Despite this famous protestation in a letter to his friend William Jackson, Gainsborough was clearly prepared to make an exception when it came to making portraits of his own family and himself. This book, and the major exhibition it accompanies, features a dozen portraits of his daughters Mary and Margaret, the same number of himself and his wife Margaret (though, perhaps tellingly, only one of the couple together), as well as works depicting four of his five siblings, his handsome nephew Gainsborough Dupont (who became his studio assistant) , an aunt and uncle, several in – laws and – last, but not least – his beloved dogs, Tristram and Fox.
Spanning more than four decades, Gainsborough’s family portraits chart the period from the mid – 1740s, when he plied his trade in his native Suffolk , through his time in Bath ( 1758 – 74 ), when he established hi mself with a rich and fashionable clientele , to his most successful latter years at his luxuriously appointed studio in London’s We st End. Alongside this story of a provincial 18th – century artist’s rise to fame and fortune runs a more private narrative, ab out the role of portraiture in the promotion of family values, at a time when these were assuming a recogni s ably modern form.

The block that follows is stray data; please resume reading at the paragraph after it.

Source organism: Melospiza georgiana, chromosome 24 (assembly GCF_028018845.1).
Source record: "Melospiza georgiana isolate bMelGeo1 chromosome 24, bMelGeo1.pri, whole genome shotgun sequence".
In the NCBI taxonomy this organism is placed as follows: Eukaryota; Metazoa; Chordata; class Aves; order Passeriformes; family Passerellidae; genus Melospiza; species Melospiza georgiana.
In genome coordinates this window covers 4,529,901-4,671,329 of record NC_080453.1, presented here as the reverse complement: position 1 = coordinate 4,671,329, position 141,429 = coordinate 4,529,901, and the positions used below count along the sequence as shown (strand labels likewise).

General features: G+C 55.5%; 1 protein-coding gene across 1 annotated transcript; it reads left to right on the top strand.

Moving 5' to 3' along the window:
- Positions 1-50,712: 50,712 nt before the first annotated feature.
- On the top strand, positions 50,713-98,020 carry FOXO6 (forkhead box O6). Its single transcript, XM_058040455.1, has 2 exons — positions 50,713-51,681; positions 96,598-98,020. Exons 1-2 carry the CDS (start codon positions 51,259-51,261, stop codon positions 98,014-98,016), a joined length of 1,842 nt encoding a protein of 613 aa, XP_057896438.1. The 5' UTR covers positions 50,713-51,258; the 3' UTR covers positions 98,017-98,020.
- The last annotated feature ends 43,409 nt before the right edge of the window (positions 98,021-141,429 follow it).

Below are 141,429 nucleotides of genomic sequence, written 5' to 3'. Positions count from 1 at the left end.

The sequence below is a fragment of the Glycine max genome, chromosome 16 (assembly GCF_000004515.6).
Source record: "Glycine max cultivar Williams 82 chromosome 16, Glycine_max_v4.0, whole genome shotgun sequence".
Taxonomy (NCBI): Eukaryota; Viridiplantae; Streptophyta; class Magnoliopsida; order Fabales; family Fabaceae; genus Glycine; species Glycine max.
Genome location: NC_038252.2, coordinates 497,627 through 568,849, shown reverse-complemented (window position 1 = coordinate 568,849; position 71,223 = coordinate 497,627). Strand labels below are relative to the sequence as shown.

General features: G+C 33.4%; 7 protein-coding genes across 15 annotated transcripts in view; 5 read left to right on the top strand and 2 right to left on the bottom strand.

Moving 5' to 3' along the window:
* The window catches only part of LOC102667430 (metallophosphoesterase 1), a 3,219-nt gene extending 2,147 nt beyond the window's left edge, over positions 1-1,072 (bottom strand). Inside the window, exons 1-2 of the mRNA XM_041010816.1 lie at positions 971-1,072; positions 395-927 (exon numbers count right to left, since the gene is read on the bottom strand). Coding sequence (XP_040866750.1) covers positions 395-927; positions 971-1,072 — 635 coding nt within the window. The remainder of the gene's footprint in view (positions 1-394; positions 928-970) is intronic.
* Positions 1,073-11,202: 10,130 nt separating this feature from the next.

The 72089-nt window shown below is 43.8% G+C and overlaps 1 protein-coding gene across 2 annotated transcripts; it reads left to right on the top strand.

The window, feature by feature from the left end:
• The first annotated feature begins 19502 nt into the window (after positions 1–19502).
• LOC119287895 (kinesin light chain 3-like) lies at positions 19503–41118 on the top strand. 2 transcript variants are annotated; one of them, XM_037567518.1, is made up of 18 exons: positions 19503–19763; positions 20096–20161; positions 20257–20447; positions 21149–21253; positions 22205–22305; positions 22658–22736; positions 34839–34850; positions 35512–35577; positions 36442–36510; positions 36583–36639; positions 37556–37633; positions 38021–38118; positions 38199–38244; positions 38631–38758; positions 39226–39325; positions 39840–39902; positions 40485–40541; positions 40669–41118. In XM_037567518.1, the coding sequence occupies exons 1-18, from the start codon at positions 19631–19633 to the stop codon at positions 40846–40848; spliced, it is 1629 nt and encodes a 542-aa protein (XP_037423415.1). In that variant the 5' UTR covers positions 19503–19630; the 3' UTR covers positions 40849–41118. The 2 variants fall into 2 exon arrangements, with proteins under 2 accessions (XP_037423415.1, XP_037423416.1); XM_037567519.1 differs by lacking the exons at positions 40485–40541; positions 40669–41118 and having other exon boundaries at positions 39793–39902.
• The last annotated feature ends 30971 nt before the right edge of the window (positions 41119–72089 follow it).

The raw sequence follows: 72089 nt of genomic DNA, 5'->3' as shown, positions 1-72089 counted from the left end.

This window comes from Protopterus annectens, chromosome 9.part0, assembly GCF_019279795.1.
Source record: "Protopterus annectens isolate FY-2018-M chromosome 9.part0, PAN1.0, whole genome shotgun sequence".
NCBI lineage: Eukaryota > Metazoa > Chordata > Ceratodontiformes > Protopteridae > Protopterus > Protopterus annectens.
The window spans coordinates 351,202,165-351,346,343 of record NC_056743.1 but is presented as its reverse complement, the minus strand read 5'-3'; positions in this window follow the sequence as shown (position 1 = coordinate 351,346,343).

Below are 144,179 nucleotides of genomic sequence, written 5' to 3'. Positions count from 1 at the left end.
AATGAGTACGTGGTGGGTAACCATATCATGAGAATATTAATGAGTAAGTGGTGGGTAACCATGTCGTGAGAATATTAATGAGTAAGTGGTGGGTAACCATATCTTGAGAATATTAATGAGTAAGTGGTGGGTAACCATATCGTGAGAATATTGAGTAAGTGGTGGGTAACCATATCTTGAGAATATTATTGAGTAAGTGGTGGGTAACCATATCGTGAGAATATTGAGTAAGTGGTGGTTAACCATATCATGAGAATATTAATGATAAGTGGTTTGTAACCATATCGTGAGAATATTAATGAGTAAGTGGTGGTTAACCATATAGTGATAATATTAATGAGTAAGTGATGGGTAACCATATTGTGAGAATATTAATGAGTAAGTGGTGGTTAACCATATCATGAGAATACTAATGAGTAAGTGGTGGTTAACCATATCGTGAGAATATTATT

In the first of three introductory essays, David H. Solkin writes on Gainsborough himself, placing his family portraits in the context of earlier practice – including that of the Flemish master Peter Paul Rubens and British portraitists from Mary Beale to Joseph Highmore . Ann Bermingham explores Gainsborough’s portraits of his daughters, with particular reference to two finished double portraits painted seven years apart and the tragic story arising from them. Susan Sloman discusses Margaret’s role as her husband’s business manager, its effect on the family dynamic and hence the visual representation of its members.